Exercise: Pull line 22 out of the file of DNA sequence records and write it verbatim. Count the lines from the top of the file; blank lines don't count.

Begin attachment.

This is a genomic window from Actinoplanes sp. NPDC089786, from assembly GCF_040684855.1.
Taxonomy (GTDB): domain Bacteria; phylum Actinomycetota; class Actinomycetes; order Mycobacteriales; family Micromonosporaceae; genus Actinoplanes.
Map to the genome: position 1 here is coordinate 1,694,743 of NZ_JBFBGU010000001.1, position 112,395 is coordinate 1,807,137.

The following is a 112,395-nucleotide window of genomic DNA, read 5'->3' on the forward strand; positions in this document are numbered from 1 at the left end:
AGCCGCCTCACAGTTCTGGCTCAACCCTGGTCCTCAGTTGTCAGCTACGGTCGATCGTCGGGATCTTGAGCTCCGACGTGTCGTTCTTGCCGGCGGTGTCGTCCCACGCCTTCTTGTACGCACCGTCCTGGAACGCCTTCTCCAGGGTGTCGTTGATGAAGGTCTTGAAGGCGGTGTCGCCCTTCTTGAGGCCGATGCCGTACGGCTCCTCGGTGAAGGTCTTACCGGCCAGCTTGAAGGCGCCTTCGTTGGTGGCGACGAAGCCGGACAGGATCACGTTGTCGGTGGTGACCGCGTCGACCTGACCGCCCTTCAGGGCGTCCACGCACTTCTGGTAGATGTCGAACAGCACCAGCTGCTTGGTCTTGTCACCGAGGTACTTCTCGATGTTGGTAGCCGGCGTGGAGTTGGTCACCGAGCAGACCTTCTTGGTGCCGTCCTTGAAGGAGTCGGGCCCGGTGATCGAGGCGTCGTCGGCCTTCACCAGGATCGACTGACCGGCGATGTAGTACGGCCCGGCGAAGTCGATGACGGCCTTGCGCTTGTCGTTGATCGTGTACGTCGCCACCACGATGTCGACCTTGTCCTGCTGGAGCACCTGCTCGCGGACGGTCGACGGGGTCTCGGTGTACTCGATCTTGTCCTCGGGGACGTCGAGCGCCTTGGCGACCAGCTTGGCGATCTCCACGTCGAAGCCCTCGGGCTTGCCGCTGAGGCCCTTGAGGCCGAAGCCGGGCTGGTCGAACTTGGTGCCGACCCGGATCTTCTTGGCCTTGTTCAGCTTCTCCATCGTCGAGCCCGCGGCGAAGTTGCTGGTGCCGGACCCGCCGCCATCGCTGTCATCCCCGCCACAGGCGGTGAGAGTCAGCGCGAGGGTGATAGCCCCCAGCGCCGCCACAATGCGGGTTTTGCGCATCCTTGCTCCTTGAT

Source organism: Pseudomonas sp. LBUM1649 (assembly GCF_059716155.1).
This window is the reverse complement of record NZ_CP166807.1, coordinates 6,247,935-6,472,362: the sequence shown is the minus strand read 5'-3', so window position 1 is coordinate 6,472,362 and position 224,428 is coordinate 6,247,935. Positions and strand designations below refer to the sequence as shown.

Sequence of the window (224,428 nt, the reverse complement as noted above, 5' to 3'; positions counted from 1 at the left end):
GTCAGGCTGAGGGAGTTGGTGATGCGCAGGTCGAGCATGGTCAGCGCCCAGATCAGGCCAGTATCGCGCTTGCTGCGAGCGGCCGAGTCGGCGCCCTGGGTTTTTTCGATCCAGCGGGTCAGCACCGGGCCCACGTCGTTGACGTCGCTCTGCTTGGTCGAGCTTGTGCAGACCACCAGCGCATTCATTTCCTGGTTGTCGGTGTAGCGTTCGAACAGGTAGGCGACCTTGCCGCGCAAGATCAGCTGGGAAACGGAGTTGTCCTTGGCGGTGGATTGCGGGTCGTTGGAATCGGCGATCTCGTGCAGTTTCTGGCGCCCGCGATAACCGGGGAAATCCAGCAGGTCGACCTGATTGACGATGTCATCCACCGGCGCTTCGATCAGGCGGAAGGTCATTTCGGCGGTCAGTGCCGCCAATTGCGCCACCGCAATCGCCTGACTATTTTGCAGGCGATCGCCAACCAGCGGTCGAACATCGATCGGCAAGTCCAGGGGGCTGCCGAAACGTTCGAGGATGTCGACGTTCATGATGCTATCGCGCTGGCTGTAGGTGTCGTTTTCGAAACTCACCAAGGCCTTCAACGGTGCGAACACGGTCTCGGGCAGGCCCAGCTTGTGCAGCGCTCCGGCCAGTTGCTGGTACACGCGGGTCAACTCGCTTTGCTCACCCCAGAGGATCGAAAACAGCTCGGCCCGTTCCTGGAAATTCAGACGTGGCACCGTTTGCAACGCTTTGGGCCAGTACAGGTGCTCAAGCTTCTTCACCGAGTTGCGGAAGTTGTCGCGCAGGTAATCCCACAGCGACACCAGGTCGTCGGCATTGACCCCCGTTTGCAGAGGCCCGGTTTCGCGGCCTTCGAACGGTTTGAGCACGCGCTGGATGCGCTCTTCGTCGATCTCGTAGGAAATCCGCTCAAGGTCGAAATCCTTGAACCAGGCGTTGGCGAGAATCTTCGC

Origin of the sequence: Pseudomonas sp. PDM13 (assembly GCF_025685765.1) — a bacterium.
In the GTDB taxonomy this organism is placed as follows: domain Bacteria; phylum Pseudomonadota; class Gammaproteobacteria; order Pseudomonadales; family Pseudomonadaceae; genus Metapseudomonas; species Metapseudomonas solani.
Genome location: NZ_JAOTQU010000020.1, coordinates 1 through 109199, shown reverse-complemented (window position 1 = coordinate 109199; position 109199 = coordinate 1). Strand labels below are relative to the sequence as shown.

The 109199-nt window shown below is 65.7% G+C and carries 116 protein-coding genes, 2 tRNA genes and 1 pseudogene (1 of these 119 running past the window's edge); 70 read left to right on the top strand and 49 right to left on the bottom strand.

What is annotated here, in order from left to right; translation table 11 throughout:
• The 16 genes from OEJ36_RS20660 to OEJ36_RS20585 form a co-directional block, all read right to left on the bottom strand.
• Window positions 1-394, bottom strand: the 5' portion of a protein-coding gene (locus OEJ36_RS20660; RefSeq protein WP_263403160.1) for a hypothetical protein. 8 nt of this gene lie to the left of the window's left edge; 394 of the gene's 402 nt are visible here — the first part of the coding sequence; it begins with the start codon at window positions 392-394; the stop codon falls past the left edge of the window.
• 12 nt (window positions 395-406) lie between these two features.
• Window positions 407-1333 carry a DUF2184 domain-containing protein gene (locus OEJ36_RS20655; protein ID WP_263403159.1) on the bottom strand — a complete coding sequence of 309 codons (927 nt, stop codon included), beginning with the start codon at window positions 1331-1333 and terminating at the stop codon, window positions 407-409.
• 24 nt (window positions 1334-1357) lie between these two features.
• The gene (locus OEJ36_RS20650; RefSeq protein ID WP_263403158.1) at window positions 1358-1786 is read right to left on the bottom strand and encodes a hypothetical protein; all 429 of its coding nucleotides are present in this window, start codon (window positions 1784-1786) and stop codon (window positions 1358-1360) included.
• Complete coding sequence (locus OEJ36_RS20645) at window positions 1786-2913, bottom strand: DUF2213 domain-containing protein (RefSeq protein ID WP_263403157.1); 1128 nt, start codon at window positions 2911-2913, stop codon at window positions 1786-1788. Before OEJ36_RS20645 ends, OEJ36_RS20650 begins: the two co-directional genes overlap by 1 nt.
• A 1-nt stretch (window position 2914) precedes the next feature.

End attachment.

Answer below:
• A 1-nt stretch (window position 2914) precedes the next feature.